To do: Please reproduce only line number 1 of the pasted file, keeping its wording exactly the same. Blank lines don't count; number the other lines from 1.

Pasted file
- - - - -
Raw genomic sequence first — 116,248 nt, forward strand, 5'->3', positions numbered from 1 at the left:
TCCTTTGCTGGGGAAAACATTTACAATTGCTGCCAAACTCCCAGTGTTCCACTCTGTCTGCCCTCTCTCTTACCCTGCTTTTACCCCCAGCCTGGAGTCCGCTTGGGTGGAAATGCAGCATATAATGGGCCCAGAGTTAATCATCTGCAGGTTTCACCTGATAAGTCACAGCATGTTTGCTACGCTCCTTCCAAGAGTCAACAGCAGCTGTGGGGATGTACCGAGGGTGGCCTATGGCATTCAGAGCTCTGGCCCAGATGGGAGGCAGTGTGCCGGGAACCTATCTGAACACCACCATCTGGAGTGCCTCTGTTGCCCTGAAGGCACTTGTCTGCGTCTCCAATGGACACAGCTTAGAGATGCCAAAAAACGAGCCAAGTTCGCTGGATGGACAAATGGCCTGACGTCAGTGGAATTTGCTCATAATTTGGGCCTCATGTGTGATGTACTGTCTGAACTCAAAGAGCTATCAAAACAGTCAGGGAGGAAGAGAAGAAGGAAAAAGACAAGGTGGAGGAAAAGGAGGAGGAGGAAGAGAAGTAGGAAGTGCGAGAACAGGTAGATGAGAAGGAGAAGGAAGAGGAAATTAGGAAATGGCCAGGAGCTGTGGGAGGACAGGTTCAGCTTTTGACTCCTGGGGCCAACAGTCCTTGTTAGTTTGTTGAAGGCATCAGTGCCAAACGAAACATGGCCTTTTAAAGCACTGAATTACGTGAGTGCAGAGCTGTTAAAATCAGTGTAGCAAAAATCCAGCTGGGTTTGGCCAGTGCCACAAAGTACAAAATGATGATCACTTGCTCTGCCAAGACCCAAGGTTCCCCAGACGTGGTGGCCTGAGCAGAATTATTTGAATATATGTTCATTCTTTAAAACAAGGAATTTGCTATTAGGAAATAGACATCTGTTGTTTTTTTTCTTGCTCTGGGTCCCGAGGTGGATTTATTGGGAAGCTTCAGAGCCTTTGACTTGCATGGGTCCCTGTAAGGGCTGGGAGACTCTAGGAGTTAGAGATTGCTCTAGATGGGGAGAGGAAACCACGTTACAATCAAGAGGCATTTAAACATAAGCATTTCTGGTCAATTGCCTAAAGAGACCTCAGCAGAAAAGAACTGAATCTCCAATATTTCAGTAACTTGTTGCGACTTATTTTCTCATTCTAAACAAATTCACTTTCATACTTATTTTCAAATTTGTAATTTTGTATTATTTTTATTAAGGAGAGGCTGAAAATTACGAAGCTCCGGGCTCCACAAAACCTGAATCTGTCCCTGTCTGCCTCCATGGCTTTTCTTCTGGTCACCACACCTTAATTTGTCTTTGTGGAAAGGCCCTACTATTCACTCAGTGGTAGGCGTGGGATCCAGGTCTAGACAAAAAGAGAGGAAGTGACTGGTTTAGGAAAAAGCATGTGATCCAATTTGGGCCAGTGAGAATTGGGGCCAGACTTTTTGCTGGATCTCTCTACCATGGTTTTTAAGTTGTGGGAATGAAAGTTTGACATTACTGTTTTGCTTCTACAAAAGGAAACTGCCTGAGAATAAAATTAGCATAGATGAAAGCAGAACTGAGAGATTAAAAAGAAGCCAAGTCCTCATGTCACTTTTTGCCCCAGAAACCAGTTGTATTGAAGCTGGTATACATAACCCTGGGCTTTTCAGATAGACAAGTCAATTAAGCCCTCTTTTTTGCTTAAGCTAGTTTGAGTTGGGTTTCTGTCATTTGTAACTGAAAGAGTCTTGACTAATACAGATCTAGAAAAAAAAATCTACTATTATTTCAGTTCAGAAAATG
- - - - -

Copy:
Raw genomic sequence first — 116,248 nt, forward strand, 5'->3', positions numbered from 1 at the left: